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Designing and developing evidence-based interventions for reading, maths and resilience

Posted on 19 September 2016

Members of PERC presented a symposium at the BERA Annual Conference 13-15 September 2016, held at the University of Leeds

Dr Kathryn Absury (convenor). Educational commentary in recent years has been characterised by calls for teaching to become an evidence-based profession.  This commentary has been underpinned and rendered substantial by the work of organisations such as the Education Endowment Foundation.  Commentators such as Ben Goldacre have spoken out about the need for an ‘information architecture’ similar to that in medicine, which can allow teachers to readily access the evidence-base for all educational interventions.  It can be argued that that the cultural shift required to build this ‘information architecture’, and to make evidence-based education a reality, is the responsibility of policy-makers and practitioners as well as researchers.  However, there is a clear onus on researchers to take the lead in developing interventions that are rooted in theoretical and empirical literature, and testing them to provide evidence of whether they work and, if so, for whom and in what conditions? 

In this Symposium we explored four psychological interventions designed to support pupils experiencing difficulties with reading, mathematics and resilience. 

We opened with Dr Elpida Pavlidou who introduced an iPad game developed on the basis of recent behavioural and neuroimaging research.  The game, I-L3.A.R.N, is designed to enhance implicit learning skills and, indirectly, reading ability in struggling readers.  Evidence suggests that reading problems may stem partly from a specific difficulty in recognising regular patterns in text that are not usually explicitly taught.  I-L3.A.R.N is currently being tested in an RCT with 50 children aged 7-9 (n=40 with reading problems) who have been randomly assigned to intervention and control groups.  Findings regarding the game’s effectiveness (not yet available) will be presented, and the educational value of this innovative touchscreen, language-free, intervention will be discussed.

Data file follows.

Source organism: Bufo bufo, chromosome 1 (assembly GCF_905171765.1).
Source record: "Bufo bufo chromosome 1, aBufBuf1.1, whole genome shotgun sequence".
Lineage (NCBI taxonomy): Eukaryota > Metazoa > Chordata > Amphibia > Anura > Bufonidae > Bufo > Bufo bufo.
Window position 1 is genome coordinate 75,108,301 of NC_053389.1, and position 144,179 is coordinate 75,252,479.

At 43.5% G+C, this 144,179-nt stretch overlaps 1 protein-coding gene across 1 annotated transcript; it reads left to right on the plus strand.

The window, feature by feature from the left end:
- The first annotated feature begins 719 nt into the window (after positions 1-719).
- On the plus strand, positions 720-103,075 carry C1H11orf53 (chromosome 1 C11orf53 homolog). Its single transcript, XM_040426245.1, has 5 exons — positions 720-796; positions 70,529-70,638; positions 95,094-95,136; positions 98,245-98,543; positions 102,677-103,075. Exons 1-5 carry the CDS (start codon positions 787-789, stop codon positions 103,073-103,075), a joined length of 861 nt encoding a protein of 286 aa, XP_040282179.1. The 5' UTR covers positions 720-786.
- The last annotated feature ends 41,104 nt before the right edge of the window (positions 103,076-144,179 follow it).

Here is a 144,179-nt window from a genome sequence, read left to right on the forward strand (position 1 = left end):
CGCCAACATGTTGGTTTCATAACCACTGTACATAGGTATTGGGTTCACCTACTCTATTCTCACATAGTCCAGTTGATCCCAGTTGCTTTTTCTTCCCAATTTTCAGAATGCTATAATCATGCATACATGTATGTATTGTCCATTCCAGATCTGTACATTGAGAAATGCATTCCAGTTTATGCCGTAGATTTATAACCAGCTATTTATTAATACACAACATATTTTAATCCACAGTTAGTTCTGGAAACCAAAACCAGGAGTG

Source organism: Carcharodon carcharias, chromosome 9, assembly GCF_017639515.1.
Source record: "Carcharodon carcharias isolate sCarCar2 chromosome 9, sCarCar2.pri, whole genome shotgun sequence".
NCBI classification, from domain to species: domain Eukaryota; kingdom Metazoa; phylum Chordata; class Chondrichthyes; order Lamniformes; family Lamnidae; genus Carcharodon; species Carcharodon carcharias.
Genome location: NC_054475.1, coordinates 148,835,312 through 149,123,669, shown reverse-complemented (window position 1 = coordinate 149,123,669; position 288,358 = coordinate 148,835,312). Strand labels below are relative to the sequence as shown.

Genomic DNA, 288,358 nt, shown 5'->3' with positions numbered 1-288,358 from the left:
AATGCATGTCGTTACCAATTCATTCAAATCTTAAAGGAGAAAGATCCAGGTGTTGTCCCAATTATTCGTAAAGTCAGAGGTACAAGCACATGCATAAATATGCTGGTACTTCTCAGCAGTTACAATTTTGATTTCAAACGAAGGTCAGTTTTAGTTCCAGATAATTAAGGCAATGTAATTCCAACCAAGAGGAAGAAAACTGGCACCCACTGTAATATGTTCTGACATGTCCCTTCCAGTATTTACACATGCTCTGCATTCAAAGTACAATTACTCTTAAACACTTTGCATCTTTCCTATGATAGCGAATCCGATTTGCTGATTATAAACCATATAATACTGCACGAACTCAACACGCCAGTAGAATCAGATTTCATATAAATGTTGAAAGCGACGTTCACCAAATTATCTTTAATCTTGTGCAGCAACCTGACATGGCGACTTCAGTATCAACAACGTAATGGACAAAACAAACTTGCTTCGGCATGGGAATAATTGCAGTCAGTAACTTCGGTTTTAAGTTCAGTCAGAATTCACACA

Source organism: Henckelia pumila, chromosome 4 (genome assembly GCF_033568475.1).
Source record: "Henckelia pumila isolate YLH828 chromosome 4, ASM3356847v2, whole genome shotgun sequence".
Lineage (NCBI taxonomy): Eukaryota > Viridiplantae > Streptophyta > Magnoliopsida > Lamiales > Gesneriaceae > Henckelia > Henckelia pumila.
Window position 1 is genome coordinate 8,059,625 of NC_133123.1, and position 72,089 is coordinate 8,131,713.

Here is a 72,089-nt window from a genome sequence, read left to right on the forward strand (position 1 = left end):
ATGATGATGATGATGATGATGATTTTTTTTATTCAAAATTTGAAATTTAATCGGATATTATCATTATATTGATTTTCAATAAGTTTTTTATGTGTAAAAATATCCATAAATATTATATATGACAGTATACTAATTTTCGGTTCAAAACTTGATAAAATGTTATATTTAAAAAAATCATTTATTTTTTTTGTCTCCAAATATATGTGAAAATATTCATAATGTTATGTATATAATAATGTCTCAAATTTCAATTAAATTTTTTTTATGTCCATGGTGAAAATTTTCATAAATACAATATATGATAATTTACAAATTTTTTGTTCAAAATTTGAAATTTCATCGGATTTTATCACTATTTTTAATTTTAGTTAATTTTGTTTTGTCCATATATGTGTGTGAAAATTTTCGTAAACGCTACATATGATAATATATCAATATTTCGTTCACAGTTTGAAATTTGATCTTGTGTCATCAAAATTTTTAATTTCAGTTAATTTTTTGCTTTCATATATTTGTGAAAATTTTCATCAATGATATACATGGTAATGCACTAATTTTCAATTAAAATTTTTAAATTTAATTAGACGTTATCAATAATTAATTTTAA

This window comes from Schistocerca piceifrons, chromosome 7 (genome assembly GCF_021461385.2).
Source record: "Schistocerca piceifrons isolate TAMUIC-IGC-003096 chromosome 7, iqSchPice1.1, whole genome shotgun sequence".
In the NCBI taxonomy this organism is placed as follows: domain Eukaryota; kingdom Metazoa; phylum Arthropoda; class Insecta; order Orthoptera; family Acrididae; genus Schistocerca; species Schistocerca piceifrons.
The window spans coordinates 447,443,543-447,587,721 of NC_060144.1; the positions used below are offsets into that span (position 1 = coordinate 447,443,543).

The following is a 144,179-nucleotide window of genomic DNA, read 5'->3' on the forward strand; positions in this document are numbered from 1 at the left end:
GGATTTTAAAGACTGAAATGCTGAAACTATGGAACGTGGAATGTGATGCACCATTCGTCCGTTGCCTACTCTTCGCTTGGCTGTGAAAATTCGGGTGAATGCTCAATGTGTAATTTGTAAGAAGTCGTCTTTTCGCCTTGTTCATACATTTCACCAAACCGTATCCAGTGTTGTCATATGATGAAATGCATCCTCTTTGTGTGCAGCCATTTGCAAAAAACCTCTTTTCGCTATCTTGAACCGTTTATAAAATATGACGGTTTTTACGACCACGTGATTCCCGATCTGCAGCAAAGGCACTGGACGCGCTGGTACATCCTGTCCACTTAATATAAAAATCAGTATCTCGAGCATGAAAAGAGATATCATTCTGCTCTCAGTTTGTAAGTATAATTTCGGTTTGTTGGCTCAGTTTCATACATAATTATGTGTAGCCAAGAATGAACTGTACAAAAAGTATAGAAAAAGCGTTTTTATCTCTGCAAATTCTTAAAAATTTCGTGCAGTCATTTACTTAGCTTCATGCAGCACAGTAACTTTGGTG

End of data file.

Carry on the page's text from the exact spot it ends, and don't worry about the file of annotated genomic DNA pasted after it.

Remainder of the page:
Still on the topic of reading, Dr Claudine Bowyer Crane presented Get Ready for Learning (GR4L).  GR4L is an 18 week early oral language intervention for Reception children who speak English as an Additional Language (EAL), and for monolingual children with language weaknesses.  An RCT with 80 children found that the GR4L intervention group showed a significant advantage over the waiting control group on measures of taught vocabulary, but not on other language measures.  Implications for schools working with children with EAL will be explored. 

Dr Hugues Lortie-Forgues’ research has found that many pupils struggle to multiply and divide fractions.  In a recent study, when asked: 

“True or False:   x   > ?”

only 31% of 13 year olds answered correctly.  This is problematic because fraction (and decimal) arithmetic have been found crucial for achievement in many professions.  Dr Lortie-Forgues will present preliminary results showing that altering the format of fraction multiplication and division problems can improve students’ understanding of the direction of effects.  He will discuss an intervention aimed at improving conceptual understanding of fraction and decimal arithmetic.

Finally, Dr Poppy Nash presented research on resilience in transitions in and out of VI Form.  Dr Nash has identified high levels of anxiety among V1 Form students in the face of academic stress, and significant gender differences in self-reported anxiety.  An intervention designed to support young people in developing resilience skills at this transitional time will be presented, along with an evidence-based Continuing Professional Development (CPD) initiative designed to support teachers in addressing high levels of anxiety in Year 12. 

The studies presented, and the role of intervention research at the interface between education and psychology, was discussed by Professor Chris Kyriacou.  How research such as this can be made to contribute to an ‘information architecture’ that is truly accessible to teachers was explored.